“The situation is very hard for people because they are so wrapped up in a lifestyle that they have been living for a long time. They are so supported by our culture and increasingly reinforced by messages from charismatic leaders, scientific organization, Hollywood stars, just about everybody except for Christians, unfortunately.”

Asked to discuss his background, Glatze said he first identified as homosexual at the age of 19 and became an activist to try to “make a difference” and “eliminate homophobia.”

“Eventually I was on a panel at Harvard and I was asked to answer a bunch of questions. I can remember speaking a bunch of pro-homosexual viewpoints, and I realized I wasn’t entirely sure I agreed with them.

“Eventually I came to understand that I didn’t agree,” he explained, describing this as a “very, very scary experience” because it meant he had to uproot most of his firm beliefs.

“I ended up moving on from those mistakes of mine and into what was a much more open and non-judgmental way of life, which is of course the opposite of what many gay activists and others like to think.

He said that when he was in that previous mindset, the love of his family truly helped him.

When he was on course to become a prominent leader in the movement, even being profiled in Time Magazine, he said his Christian family had “a love that was the love that you can only have through God.”

“That really seeps through everything, no matter what views a person holds,” he told CNA.

If he would say he had just published the first issue of his pro-homosexual magazine, his family “wouldn’t just judge and say we don’t agree. They would say, Oh good for you Michael, we’re so proud of you.”

“There was a love that just surpassed everything. They were still there, they were still with me. Eventually it was that love that enabled me to change my views.”

Those threatened in Maine and those in other states, he said, should “never stop that love, God’s love, and never doubt it.”

“But at the same time be careful. I think we really need to stay strong and help each other because it is a grave situation,” Glatze said to CNA.

“I’ve had e-mails similarly. They scare me, they make me very nervous.

“That’s our reality right now.”

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Retired military chaplain, Bishop of La Crosse is new Archbishop of Milwaukee

Milwaukee, Wis., Nov 14, 2009 (CNA) - The Most Rev. Jerome E. Listecki, until now Bishop of La Crosse and a retired Lieutenant Colonel in the United States Army, has been appointed by Pope Benedict XVI to succeed the Most Rev. Timothy Dolan as the new Archbishop of Milwaukee.

“I am humbled by my selection as the Archbishop of Milwaukee. I will do my best to fulfill the confidence His Holiness Benedict XVI has placed in me," said the Archbishop-elect in a statement.

Jerome Listecki was born March 12, 1949 in Chicago. He attended St. Michael the Archangel Grammar School, Quigley Preparatory Seminary, South High School and Niles College of Loyola University. He began his graduate studies at the University of St. Mary of the Lake, Mundelein Seminary in 1971 and was ordained a priest on May 14, 1975.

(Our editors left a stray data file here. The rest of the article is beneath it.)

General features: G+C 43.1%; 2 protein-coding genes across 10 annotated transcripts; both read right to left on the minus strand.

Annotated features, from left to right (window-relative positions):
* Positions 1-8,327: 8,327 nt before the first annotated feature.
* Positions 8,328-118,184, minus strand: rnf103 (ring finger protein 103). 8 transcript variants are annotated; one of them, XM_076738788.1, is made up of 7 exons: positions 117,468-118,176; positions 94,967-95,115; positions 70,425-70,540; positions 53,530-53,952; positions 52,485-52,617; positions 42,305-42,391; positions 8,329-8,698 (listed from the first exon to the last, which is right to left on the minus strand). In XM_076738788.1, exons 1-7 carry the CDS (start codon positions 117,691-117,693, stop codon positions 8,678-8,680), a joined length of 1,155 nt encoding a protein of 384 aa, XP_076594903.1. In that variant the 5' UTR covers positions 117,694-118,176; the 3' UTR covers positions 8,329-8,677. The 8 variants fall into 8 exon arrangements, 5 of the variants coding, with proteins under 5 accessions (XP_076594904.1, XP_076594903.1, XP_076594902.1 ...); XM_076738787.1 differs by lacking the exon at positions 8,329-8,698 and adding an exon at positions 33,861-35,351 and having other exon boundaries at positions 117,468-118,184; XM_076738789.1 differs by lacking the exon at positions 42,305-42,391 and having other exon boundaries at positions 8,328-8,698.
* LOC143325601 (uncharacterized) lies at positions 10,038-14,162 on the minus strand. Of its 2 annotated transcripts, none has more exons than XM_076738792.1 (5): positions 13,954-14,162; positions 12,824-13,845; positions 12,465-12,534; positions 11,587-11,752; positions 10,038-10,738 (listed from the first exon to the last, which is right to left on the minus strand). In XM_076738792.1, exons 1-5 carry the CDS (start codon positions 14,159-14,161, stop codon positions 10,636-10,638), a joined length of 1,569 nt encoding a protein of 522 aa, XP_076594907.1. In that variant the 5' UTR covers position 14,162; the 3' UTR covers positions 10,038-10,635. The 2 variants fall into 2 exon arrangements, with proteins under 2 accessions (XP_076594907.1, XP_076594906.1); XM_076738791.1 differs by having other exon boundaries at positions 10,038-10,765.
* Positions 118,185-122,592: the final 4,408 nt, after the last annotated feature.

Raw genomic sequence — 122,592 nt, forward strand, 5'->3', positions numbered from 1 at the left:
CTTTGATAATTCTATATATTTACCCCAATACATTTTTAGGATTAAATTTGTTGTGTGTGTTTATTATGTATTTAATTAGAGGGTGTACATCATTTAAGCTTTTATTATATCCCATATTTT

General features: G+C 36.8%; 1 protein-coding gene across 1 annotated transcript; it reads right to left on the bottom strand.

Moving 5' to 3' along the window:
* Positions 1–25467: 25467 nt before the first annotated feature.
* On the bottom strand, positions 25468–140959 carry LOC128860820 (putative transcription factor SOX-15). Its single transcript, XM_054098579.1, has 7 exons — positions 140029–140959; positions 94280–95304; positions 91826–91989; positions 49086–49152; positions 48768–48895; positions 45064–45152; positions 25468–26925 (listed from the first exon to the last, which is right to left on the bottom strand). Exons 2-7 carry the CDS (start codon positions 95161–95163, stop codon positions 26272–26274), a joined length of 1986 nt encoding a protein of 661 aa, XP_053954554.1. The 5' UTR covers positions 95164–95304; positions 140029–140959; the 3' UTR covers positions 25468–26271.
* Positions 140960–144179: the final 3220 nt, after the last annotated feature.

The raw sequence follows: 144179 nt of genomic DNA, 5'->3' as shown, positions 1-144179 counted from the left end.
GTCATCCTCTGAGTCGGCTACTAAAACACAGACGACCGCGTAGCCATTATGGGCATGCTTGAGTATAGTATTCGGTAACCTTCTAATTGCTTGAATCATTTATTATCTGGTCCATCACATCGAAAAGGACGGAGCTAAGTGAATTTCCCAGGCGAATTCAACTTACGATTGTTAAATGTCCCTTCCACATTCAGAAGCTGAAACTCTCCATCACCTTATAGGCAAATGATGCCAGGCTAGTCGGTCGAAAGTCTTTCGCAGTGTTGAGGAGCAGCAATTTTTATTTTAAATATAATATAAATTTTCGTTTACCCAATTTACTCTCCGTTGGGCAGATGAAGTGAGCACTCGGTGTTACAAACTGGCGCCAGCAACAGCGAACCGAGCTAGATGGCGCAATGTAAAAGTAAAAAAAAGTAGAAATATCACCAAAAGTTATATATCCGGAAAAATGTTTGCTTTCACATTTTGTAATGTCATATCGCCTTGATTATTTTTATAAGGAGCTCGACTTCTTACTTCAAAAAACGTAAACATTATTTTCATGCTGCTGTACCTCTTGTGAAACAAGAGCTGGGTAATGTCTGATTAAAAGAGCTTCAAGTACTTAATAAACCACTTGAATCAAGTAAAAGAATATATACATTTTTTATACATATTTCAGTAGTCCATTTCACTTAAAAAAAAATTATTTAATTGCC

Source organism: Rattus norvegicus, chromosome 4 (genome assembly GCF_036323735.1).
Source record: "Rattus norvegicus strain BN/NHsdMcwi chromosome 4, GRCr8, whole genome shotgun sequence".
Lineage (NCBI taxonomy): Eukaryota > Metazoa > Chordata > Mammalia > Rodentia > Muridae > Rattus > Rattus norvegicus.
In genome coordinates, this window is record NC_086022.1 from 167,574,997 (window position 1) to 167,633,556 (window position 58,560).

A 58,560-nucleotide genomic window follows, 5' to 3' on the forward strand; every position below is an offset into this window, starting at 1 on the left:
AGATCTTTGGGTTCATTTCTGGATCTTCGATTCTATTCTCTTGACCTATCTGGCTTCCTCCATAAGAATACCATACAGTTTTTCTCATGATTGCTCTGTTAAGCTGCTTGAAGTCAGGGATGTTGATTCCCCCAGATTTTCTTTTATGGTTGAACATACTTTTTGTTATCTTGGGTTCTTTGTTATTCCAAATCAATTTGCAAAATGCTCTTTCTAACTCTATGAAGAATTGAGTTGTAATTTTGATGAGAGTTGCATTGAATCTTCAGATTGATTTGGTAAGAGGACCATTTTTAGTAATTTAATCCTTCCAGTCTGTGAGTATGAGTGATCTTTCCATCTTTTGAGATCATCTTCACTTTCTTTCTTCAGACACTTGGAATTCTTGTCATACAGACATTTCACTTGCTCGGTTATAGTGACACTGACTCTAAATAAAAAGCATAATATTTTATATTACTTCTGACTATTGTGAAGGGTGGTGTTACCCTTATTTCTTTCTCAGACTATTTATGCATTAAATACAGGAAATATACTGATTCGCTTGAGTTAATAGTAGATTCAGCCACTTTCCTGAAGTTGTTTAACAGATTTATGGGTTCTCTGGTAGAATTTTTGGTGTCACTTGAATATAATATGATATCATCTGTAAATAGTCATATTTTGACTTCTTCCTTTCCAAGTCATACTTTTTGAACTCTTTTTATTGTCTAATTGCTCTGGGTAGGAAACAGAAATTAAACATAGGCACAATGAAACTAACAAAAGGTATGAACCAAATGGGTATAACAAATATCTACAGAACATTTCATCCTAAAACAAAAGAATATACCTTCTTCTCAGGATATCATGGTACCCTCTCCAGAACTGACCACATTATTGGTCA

His first assignment as a priest was at St. Margaret Mary Parish in Chicago from 1975-1976.

He began his graduate studies in Canon Law and Moral Theology in 1979 at the Pontifical University of St. Thomas Aquinas in Rome, Italy earning a licentiate and doctorate degree. In 1976 he earned a civil law degree from DePaul University in Chicago.

Upon returning from Rome, he began teaching Canon Law and Moral Theology at the Archdiocesan major seminary, the University of St. Mary of the Lake in Mundelein, Illinois.

On November 7, 2000 he was appointed Auxiliary Bishop of Chicago by Pope John Paul II and was ordained a bishop on January 8, 2001.

Bishop Listecki is a member of numerous boards and committees, including the National Catholic Bioethics Committee  in Boston, Massachusetts.

On March 1, 2005, he was installed as the Ninth Bishop of the Diocese of La Crosse. He succeeded Raymond L. Burke, currently Prefect of the Apostolic Signature at the Vatican.

Bishop Listecki led the Diocese of La Crosse with various initiatives including a successful $50 million dollar capital campaign, the individual incorporation and computerization of all 165 parishes of the diocese and the formulation of a diocese-wide pastoral plan. He helped raise over a half-million dollars in Gulf Coast flood relief and assisted in relief efforts for local floods. 

During his tenure as bishop, fifteen priests were ordained for the Diocese of La Crosse, with six ordinations in 2009 alone. Twenty-six women from the diocese entered consecrated religious life.

In his statement, the Archbishop-elect said that "the priests, religious, deacons, curial staff and lay faithful of the Diocese of La Crosse have made me a better man, a more faithful priest and hopefully a good bishop."

Bishop Listecki will be installed as Archbishop of Milwaukee by the Apostolic Nuncio Pietro Sambi in early January, at a date yet to be determined.